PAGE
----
Agnes Mukai Wambua

by Brenda Wambua
(Kenya)

Mum, you were a gem, a woman of virtue, a blessing, always at peace with yourself and with others around you. You taught us the value of hard work, the fear of God, the importance of prayer and the meaning of love and humility.

Mum, you were an embodiment of respect, peace, wisdom, kindness, open heartedness. You were a package, an institution.....no single word can describe you.

We loved you to bits. We will forever miss you. You are irreplacable!

Comments for Agnes Mukai Wambua

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Oct 19, 2011
your loss
by: Janelle

Dear Brenda,

I'm so sorry for the loss of your mum. She sounds like a wonderful woman than anyone would want to know.

I imagine your family all has different ways of expressing their grief. Grief affects us all differently. I don't know if you had time to look around the site. Many people like to make memory books as a way to keep the memories alive for future generations. Someday the children will be asking for stories, so keep telling them.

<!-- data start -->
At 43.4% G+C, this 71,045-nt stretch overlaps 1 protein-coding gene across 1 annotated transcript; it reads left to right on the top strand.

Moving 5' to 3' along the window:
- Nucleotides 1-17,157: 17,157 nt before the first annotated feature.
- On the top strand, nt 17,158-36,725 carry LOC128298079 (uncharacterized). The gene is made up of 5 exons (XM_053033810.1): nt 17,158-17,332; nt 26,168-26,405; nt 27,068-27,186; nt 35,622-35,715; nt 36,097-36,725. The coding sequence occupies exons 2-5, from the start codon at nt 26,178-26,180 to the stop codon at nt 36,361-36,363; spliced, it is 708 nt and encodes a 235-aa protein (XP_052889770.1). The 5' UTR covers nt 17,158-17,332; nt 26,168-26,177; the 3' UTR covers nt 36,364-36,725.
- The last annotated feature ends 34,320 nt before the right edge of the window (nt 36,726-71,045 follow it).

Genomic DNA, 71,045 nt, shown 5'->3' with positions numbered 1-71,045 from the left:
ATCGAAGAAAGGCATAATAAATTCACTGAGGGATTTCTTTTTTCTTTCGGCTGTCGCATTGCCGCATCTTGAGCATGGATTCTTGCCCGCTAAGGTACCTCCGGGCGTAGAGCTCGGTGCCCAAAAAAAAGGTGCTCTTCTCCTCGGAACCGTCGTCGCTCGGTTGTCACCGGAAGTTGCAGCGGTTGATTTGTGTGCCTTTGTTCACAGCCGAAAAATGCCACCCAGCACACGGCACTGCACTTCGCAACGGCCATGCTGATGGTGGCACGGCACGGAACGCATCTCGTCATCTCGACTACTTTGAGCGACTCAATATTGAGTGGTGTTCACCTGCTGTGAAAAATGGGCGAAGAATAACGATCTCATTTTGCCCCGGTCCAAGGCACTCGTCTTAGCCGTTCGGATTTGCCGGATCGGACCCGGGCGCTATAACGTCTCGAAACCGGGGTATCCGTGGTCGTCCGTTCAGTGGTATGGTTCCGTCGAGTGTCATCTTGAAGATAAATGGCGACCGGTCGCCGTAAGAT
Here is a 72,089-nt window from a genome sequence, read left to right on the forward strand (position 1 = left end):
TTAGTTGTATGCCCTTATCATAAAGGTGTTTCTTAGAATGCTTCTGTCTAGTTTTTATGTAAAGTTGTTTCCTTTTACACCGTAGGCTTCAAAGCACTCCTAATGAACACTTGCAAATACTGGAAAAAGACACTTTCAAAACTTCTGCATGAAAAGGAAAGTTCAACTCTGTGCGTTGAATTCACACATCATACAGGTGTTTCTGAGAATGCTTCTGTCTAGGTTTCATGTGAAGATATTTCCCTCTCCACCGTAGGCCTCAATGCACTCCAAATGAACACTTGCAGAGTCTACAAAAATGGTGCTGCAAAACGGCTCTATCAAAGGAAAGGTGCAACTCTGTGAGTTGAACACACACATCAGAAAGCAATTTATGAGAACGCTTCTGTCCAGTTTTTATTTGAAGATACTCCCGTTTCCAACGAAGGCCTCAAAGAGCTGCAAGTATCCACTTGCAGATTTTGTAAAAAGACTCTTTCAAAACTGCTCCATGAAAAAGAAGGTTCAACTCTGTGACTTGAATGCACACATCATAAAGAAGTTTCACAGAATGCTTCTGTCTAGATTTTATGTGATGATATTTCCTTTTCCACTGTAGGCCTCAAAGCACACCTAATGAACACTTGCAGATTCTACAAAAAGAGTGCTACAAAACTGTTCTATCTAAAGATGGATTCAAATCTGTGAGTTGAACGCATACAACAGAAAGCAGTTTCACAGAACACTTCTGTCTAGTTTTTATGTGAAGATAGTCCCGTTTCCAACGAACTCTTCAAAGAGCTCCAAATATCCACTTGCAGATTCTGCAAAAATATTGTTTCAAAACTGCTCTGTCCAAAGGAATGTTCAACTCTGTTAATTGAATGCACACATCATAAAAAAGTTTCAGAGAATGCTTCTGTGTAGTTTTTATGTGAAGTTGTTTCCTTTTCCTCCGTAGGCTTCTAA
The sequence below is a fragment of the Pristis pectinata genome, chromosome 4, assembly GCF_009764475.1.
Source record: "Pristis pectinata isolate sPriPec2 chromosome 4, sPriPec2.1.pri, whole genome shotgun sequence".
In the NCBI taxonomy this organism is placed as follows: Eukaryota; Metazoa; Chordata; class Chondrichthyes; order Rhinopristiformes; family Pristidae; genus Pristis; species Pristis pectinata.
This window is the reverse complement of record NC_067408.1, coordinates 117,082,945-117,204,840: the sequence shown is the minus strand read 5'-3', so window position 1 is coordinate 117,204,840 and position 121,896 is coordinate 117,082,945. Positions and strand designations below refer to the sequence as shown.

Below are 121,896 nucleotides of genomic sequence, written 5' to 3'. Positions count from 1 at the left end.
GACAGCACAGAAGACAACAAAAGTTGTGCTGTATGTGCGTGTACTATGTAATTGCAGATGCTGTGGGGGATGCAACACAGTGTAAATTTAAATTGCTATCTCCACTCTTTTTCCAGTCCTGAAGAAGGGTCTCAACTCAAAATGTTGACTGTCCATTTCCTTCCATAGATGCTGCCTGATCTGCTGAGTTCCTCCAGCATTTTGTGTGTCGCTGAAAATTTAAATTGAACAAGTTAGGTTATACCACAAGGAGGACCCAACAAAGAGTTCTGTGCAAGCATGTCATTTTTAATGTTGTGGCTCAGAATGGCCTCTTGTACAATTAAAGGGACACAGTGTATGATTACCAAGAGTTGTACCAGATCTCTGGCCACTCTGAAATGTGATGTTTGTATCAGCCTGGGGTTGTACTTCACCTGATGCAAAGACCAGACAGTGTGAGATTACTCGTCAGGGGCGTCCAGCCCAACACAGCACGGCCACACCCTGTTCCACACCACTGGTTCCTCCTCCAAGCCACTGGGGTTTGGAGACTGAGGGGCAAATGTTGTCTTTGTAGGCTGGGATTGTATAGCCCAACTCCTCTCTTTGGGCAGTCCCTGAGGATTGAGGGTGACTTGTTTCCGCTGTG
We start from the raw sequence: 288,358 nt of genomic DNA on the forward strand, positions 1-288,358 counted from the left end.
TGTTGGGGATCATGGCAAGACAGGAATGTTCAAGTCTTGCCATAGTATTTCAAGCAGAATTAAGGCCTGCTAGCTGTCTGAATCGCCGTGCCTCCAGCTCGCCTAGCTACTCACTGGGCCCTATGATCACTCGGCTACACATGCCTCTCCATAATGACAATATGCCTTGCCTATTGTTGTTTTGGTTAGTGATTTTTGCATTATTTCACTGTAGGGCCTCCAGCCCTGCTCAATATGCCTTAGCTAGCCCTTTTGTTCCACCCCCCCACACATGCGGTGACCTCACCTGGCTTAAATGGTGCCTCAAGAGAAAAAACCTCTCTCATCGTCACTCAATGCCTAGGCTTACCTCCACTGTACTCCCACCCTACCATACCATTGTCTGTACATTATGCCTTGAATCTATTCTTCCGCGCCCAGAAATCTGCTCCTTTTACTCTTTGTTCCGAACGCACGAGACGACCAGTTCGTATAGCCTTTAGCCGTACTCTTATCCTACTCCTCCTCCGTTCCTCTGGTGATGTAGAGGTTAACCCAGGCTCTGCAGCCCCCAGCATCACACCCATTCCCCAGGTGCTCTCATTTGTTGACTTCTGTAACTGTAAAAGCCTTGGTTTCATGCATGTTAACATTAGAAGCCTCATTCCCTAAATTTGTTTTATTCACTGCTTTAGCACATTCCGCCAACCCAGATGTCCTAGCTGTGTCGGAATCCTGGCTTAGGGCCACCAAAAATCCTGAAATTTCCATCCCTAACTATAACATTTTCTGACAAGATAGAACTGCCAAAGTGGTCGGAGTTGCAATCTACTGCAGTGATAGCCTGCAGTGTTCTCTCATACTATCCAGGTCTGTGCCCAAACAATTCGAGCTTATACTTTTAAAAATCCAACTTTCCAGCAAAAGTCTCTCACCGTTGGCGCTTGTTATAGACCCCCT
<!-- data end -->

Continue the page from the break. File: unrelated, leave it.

Telling stories of our loved ones also helps with grief. It helps us feel connected to our loved one even after they have passed on.

Others find that they need to work through their grief emotions in more proactive ways. They have a lot of strong emotions that they feel needs to be expressed. During a crisis such as the loss of a loved one, people bodies react with the natural fight, flight, freeze response. This creates a lot of emotionally charged energy in the body that can sometimes stay frozen within the nervous system. Further explanation about this can be found on the trauma awareness and healing pages.

Folks experiencing this state of frozen emotions may also find help on the grief journaling or the stages of grief hub pages.

May you each in your family find your own ways to be honest with your pain while continuing to look for beauty and hope in life.

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